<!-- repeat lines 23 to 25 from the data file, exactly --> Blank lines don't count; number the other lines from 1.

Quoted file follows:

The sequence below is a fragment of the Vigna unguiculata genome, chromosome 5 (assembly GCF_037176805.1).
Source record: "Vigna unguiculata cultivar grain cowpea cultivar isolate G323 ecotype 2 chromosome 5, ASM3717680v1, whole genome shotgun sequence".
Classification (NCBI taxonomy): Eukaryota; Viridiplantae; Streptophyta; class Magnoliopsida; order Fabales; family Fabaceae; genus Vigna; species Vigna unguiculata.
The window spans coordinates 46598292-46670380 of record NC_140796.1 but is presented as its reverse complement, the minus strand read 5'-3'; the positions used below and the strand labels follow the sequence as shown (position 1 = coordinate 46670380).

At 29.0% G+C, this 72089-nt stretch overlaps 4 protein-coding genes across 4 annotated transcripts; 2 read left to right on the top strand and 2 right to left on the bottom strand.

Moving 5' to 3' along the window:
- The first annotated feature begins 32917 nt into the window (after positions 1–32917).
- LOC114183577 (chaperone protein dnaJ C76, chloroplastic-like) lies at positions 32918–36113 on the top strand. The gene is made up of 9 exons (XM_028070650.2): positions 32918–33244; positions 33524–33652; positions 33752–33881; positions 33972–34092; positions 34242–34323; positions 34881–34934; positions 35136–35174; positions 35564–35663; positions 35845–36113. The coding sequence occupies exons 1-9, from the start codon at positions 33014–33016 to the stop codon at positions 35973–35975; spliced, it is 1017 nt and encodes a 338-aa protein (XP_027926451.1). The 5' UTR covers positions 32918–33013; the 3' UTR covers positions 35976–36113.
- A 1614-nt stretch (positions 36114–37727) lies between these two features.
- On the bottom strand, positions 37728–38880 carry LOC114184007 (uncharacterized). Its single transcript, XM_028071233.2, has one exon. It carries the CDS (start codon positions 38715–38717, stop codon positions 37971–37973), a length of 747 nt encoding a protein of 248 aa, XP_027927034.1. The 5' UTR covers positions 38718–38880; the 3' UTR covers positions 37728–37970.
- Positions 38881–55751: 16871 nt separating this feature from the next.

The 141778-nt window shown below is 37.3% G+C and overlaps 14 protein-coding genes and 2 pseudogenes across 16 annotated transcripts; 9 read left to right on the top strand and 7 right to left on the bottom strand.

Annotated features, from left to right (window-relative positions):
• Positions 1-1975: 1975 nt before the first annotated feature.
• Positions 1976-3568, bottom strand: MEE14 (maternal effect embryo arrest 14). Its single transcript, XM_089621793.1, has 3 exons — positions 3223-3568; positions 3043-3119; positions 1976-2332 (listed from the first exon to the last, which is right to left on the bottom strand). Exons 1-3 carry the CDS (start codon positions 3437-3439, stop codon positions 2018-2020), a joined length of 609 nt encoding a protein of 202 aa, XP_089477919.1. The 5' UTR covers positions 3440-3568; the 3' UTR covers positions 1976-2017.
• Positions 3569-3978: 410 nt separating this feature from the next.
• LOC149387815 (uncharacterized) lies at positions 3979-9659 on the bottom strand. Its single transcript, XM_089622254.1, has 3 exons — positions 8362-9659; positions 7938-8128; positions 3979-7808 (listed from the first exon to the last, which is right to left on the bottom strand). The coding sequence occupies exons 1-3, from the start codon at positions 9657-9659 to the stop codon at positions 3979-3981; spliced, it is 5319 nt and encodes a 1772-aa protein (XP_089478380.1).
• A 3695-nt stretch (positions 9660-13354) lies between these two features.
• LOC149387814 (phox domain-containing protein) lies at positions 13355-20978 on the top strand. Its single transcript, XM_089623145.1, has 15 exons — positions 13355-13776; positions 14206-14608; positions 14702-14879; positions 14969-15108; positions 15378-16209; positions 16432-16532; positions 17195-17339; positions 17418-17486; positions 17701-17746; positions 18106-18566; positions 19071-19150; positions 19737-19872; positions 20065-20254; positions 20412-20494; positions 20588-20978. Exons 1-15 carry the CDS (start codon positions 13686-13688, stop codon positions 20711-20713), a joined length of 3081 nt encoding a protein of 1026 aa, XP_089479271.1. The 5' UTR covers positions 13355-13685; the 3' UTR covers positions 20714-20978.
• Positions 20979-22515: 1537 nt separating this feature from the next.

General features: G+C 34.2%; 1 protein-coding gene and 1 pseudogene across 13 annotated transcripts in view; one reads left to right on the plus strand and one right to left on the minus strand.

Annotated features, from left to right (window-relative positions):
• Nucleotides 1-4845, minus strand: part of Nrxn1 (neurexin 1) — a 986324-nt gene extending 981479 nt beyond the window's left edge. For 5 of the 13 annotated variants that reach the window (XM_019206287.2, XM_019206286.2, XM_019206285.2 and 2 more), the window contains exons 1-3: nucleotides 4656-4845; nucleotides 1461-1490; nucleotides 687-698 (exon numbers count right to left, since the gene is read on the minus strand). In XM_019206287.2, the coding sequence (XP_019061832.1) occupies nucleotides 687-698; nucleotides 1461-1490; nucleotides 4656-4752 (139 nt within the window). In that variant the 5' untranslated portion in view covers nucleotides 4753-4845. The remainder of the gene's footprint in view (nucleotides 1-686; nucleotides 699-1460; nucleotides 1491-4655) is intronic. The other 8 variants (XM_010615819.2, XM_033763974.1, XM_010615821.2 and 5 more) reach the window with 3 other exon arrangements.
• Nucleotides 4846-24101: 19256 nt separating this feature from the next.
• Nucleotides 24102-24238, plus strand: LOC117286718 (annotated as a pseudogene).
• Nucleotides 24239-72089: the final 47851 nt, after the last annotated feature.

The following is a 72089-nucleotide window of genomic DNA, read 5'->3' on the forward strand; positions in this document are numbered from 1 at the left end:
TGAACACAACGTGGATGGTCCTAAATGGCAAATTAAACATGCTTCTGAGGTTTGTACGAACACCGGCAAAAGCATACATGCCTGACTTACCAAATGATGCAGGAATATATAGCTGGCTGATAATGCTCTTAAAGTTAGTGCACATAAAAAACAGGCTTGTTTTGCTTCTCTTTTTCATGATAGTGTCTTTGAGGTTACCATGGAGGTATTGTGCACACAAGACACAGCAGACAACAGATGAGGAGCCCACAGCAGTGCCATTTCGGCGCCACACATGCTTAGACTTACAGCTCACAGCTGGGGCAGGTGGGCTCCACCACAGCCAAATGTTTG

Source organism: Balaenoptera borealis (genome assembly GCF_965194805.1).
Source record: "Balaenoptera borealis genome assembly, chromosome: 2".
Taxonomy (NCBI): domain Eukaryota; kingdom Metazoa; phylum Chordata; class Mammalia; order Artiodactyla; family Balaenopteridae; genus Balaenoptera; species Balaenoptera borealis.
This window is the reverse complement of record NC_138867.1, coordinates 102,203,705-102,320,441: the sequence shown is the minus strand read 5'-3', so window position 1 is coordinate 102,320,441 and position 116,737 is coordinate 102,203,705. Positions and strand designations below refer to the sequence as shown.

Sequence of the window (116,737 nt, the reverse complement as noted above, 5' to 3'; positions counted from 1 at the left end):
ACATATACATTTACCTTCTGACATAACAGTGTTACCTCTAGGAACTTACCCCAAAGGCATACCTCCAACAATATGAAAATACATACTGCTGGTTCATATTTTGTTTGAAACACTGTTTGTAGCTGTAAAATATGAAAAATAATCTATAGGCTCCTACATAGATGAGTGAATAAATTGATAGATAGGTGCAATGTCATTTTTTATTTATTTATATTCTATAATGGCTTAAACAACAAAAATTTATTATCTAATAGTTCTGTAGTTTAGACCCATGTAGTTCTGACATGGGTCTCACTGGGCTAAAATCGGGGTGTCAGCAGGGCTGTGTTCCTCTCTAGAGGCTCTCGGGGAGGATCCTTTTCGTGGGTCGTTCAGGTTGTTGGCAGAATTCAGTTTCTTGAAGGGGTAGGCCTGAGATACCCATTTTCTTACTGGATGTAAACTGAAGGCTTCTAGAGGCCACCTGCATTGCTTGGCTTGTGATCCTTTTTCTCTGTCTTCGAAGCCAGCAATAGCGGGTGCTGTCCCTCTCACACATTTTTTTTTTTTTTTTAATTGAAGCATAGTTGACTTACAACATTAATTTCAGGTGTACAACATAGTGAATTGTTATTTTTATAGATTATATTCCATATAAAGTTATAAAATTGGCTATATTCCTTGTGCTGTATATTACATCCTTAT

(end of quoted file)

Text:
• Nucleotides 1-4845, minus strand: part of Nrxn1 (neurexin 1) — a 986324-nt gene extending 981479 nt beyond the window's left edge. For 5 of the 13 annotated variants that reach the window (XM_019206287.2, XM_019206286.2, XM_019206285.2 and 2 more), the window contains exons 1-3: nucleotides 4656-4845; nucleotides 1461-1490; nucleotides 687-698 (exon numbers count right to left, since the gene is read on the minus strand). In XM_019206287.2, the coding sequence (XP_019061832.1) occupies nucleotides 687-698; nucleotides 1461-1490; nucleotides 4656-4752 (139 nt within the window). In that variant the 5' untranslated portion in view covers nucleotides 4753-4845. The remainder of the gene's footprint in view (nucleotides 1-686; nucleotides 699-1460; nucleotides 1491-4655) is intronic. The other 8 variants (XM_010615819.2, XM_033763974.1, XM_010615821.2 and 5 more) reach the window with 3 other exon arrangements.
• Nucleotides 4846-24101: 19256 nt separating this feature from the next.
• Nucleotides 24102-24238, plus strand: LOC117286718 (annotated as a pseudogene).